Is marijuana use among children on the rise?

By Lex Talamo

Posted: June 18, 2015 

As legalized marijuana in 23 states has become available to adults, experts say children and teens may be using marijuana recreationally because they now see it as a “safe” drug.

The 2014 Monitoring the Future survey by the National Institute on Drug Abuse found that 81 percent of seniors said marijuana was easy to get and that the majority of teens surveyed perceived marijuana to be a relatively safe drug.

But another study from a January edition of the American Academy of Pediatrics found that 74 percent of the teens in treatment for marijuana had gained access from a “diverted” source and consumed a medical marijuana dose that had been prescribed by a doctor to someone else.

Marijuana prescribed to adults also is falling accidentally into the hands of young children, which doctors with Clinical Pediatrics magazine say could be “associated with the increasing popularity of marijuana food products, such as candy, cookies, and brownies.”

A single edible can contain up to four times the safe dose of THC, the psychoactive component in marijuana.

“Our concern is that they’ll consume the whole thing and get a dose of THC they never would have gotten under usual circumstances,” said Dr. Jon Cole, medical director of the Minnesota Poison Control Center. “In higher doses it’s a really potent drug.”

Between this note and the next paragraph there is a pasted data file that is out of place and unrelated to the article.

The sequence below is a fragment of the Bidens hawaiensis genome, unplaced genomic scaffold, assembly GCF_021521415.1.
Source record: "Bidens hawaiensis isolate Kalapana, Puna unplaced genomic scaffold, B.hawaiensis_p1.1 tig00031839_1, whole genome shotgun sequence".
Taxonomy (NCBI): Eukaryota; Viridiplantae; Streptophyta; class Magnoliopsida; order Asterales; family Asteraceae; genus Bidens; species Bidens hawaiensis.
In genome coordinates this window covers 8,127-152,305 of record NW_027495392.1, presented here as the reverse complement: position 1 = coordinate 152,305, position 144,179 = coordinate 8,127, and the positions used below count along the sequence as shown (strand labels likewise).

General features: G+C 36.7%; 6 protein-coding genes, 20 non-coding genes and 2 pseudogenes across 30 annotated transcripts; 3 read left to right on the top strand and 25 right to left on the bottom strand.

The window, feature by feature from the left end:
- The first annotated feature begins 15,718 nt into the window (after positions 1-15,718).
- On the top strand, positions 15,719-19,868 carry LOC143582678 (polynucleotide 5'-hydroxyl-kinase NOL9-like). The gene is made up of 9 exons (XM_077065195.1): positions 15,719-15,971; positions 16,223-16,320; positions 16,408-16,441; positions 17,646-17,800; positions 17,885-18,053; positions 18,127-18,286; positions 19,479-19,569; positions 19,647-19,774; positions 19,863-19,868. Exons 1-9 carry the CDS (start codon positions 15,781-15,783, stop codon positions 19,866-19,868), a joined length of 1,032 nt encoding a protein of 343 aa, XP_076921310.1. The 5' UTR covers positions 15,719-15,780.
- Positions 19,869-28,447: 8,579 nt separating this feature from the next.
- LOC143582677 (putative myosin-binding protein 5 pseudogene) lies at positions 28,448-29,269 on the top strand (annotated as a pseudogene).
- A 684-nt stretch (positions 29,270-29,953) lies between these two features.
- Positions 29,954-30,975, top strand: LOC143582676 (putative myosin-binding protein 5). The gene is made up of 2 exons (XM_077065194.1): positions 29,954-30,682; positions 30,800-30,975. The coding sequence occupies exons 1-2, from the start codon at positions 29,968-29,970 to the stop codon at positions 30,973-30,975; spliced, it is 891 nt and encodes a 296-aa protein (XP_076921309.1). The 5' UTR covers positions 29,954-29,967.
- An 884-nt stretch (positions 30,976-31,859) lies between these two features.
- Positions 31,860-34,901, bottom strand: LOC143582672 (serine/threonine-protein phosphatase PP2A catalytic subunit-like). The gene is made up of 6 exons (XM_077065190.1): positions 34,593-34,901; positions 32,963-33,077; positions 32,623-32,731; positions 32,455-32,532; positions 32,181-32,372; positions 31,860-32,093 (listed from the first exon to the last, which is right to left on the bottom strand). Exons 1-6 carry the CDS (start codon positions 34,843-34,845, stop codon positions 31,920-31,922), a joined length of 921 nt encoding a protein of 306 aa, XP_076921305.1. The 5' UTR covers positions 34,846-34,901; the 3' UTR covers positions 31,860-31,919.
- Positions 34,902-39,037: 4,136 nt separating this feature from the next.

According to the Clinical Pediatrics report, accidental exposures to marijuana have also spiked. From 2006 to 2013, the number of children under six years old who were exposed to marijuana increased by 147.5 percent. That exposure rate jumped to a 609.6 percent increase in states that had legalized medical marijuana prior to 2000.

The average age of those children was 1.8 years, with 75 percent happening to children less than three years old.

“In exposures, sometimes you have children who are suddenly unconscious,” Cole said. “They go up to the hospital and the number of things that could be going wrong with them is enormous.”

Cole added that children hospitalized from marijuana exposure often undergo invasive medical testing and sometimes aren’t able to interact with their caregivers or breathe on their own. Other symptoms can range from lethargy and irritability to coma, respiratory depression and seizures.

Due to the upsurge in emergency room visits and the effects ingesting marijuana can have on children, several states are insisting on stricter packaging regulations and products that won’t appeal to children. Parents with medical marijuana prescriptions are encouraged to minimize the risk of exposure by locking their edible products away from children.